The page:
The Preventing Animal Cruelty and Torture (“PACT”) Act of 2019 established the first federal criminal penalties targeting the most extreme forms of animal abuse. Hailed by humane groups as a watershed moment in the development of animal welfare law, the PACT Act created a new federal crime: “animal crushing”—i.e., the crushing, burning, drowning, suffocation, and impalement of living non-human creatures. But as the first defendants convicted under the PACT Act face sentencing in federal courts, judges and other stakeholders find little direction in the Federal Sentencing Guidelines. The United States Sentencing Commission, which until recently lacked a voting quorum, has yet to promulgate an amendment to the Guidelines that accounts for this change in the law. Instead, the current framework perpetuates a loophole in which the recommended penalty for animal crushing is typically less than the recommendation for offenders convicted of creating or distributing videos of that conduct. As federal prosecutors increasingly bring charges under the PACT Act, this gap in the Guidelines will continue to lead to unjust sentencing disparities that do not adequately reflect the depravity of animal torture.
This Essay is the first to identify what it terms the “animal crushing offense loophole.” It offers three potential solutions on the eve of the Commission’s annual amendment cycle: the creation of a new Animal Crushing Guideline, the express recognition of animal victimhood, and the use of a set of sentencing factors that distinguish among animal crushing defendants.
In a 1999 hearing before the House Judiciary Committee, members of Congress were introduced to the growing interstate market in animal “crush videos.”1 1.H.R. Rep. No. 111-549, at 2 (2010), as reprinted in 2010 U.S.C.C.A.N. 1224, 1225.Show More Animal crush videos glamorize small creatures being tortured to death in brutal fashion, often for the viewer’s sexual gratification.2 2.Sirin Kale, ‘Sometimes They’re Boiled Alive’: Inside the Abusive Animal Crush Industry, Vice (Nov. 3, 2016, 9:50 AM), https://www.vice.com/en/article/d3gv7q/inside-abusive-animal-crush-fetish-industry [https://perma.cc/63P9-MRJX].Show More At the time, thousands of crush videos were available for purchase in some of the darkest corners of the internet.3 3.H.R. Rep. No. 111-549, at 2.Show More One such video, described in graphic detail by the Humane Society of the United States in a 2010 amicus brief, shows a speckled kitten, locked to the ground, shrieking in pain as a woman slams her high-heeled stiletto into its eye socket.4 4.Brief for the Humane Society of the United States as Amicus Curiae Supporting Petitioner at 2, United States v. Stevens, 559 U.S. 460 (2010) (No. 08-769).Show More Viewers hear the kitten’s skull shatter.5 5.Id.Show More Yet the woman keeps stomping. By the time the video ends, all that is left of the kitten is a “moist pile of blood-soaked hair and bone.”6 6.Id.Show More
Following that initial hearing, Congress passed a series of laws that criminalized the creation and distribution of animal crush videos. But those laws contained a crucial exception: the actual conduct depicted in animal crush videos was not subject to a federal penalty. Not until 2019 was the act of “animal crushing”—which is a term of art encompassing the most extreme forms of animal cruelty—prohibited under federal law. The United States Sentencing Commission, however, has yet to promulgate an amendment to the Federal Sentencing Guidelines7 7.U.S. Sent’g Guidelines Manual (U.S. Sent’g Comm’n 2021).Show More (“Guidelines” or “U.S.S.G.”) that accounts for this change. Today, courts are sentencing animal crushing defendants using guideline calculations that do not reflect the depravity of extreme animal abuse. That gap in the Guidelines—which this Essay terms the “animal crushing offense loophole”—presents a serious threat to the administration of justice in cases involving some of the most depraved and sadistic forms of human behavior.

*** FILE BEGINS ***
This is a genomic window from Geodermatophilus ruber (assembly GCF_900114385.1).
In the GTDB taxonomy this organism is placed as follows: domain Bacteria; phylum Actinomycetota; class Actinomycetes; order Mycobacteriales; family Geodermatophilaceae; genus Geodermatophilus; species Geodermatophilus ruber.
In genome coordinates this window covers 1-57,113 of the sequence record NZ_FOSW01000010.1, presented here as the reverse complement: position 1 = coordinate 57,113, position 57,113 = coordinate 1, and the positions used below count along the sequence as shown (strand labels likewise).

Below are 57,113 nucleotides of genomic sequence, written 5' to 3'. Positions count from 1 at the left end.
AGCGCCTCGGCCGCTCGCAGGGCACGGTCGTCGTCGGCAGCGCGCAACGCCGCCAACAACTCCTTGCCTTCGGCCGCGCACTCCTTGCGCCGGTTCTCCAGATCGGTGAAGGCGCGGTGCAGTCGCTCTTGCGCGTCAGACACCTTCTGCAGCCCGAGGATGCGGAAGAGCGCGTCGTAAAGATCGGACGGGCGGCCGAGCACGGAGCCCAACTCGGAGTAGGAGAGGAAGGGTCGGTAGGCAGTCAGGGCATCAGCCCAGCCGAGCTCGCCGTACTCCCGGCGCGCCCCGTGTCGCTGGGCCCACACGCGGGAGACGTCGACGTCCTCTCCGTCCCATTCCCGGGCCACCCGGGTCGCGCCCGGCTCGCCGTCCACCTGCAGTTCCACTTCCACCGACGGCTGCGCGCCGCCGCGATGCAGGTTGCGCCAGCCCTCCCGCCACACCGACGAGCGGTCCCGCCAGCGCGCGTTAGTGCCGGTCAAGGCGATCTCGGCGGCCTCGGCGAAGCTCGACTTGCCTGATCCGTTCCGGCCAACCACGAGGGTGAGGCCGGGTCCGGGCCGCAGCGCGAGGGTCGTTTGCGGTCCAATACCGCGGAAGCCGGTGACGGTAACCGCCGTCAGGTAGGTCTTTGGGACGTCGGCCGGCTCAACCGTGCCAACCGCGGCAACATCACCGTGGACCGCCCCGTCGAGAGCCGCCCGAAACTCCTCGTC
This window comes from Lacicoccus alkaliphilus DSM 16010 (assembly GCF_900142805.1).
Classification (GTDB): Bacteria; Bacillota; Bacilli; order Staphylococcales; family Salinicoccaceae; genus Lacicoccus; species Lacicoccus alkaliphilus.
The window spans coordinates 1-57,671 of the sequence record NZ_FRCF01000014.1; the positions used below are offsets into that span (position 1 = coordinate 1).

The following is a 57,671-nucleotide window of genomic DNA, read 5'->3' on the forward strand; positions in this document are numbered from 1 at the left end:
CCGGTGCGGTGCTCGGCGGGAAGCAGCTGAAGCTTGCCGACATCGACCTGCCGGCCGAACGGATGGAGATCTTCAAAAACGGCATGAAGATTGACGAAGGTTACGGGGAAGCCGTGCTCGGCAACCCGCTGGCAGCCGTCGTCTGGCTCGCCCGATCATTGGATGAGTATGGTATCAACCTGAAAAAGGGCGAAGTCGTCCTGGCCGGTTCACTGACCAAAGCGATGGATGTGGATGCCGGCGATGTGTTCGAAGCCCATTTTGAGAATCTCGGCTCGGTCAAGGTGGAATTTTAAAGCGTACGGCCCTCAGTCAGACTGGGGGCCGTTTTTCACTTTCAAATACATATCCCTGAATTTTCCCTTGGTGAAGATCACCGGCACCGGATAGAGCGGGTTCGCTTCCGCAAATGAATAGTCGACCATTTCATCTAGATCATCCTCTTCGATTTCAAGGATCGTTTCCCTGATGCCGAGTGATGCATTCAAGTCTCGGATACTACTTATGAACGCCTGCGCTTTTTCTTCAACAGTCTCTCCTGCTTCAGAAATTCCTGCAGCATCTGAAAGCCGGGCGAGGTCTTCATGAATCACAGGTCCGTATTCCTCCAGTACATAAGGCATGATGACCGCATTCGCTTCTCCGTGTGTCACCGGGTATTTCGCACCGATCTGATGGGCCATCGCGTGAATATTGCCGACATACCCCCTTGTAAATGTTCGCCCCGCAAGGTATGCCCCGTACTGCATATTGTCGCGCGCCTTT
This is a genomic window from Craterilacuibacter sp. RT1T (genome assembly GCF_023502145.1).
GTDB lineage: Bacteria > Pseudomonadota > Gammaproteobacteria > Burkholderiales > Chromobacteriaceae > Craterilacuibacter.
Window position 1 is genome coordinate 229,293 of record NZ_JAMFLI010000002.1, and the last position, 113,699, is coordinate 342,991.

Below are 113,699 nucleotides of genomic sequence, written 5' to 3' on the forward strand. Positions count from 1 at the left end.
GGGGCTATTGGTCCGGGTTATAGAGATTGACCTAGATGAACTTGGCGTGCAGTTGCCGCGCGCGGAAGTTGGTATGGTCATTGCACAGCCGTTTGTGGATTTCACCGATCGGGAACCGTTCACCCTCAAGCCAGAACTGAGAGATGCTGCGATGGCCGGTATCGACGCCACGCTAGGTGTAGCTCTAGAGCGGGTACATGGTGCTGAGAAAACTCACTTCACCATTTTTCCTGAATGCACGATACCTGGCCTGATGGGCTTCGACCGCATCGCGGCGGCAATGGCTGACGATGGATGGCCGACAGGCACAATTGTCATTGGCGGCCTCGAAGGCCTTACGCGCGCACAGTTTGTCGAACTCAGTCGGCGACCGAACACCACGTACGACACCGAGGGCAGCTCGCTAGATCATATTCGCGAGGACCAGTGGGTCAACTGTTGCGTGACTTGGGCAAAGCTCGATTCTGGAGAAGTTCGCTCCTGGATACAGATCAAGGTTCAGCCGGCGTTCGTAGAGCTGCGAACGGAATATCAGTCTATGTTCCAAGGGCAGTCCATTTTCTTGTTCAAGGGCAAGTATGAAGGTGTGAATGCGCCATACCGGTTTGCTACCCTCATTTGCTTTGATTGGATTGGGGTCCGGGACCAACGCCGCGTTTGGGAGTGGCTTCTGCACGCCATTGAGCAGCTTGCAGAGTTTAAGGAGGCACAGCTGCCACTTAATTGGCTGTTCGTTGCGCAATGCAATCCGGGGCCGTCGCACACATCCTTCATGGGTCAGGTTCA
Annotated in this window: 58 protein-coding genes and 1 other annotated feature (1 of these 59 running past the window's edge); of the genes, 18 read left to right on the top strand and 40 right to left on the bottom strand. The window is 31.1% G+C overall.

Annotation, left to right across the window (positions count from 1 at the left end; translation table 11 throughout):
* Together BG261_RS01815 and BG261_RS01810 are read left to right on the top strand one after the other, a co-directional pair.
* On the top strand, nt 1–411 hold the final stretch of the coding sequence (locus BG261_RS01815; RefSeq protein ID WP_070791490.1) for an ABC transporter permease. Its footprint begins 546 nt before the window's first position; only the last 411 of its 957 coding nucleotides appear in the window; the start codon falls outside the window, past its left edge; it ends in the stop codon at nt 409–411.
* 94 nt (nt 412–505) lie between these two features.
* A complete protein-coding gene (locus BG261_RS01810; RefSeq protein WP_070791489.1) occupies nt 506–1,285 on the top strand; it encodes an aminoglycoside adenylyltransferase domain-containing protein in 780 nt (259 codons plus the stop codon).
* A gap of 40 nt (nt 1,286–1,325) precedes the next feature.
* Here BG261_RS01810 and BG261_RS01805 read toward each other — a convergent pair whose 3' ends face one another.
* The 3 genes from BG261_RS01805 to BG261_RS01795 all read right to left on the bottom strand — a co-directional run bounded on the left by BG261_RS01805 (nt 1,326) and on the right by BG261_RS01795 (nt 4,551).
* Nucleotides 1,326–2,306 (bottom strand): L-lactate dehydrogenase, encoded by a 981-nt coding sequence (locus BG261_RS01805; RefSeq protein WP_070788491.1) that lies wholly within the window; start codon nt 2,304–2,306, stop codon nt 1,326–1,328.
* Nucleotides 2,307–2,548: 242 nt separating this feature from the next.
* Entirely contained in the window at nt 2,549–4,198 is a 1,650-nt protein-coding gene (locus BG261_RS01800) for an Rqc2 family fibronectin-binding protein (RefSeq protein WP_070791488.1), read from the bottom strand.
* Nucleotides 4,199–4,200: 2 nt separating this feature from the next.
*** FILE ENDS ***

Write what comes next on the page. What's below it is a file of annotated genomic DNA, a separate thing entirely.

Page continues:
This Essay is the first to identify and offer solutions to this glaring gap in the Federal Sentencing Guidelines. It calls the problem to the attention of the United States Sentencing Commission as it prepares to enter a new amendment cycle in late spring 2023. This Essay also provides guidance to judges, prosecutors, probation officers, and defense attorneys on how to approach sentencing in animal crushing cases. It proceeds in four parts. Part I briefly addresses the history of the federal anti-animal cruelty statute, 18 U.S.C. § 48. Part II explains the animal crushing offense loophole and how it leads to dramatically insufficient recommended guideline sentences for defendants convicted of animal crushing. Part III suggests three reforms that would help courts fashion a sentence that adequately accounts for the cruelty of animal crushing offenses. The Commission could create a new Animal Crushing Guideline; alternatively, it could amend the Guidelines to recognize animal victimhood. In addition, sentencing judges can utilize a set of factors to better distinguish among animal crushing defendants. This Essay concludes by assessing the likelihood of reform.
- H.R. Rep. No. 111-549, at 2 (2010), as reprinted in 2010 U.S.C.C.A.N. 1224, 1225. ↑
- Sirin Kale, ‘Sometimes They’re Boiled Alive’: Inside the Abusive Animal Crush Industry, Vice (Nov. 3, 2016, 9:50 AM), https://www.vice.com/en/article/d3gv7q/inside-abusive-animal-crush-fetish-industry [https://perma.cc/63P9-MRJX]. ↑
- H.R. Rep. No. 111-549, at 2. ↑
- Brief for the Humane Society of the United States as Amicus Curiae Supporting Petitioner at 2, United States v. Stevens, 559 U.S. 460 (2010) (No. 08-769). ↑
- Id. ↑
- Id. ↑
- U.S. Sent’g Guidelines Manual (U.S. Sent’g Comm’n 2021). ↑
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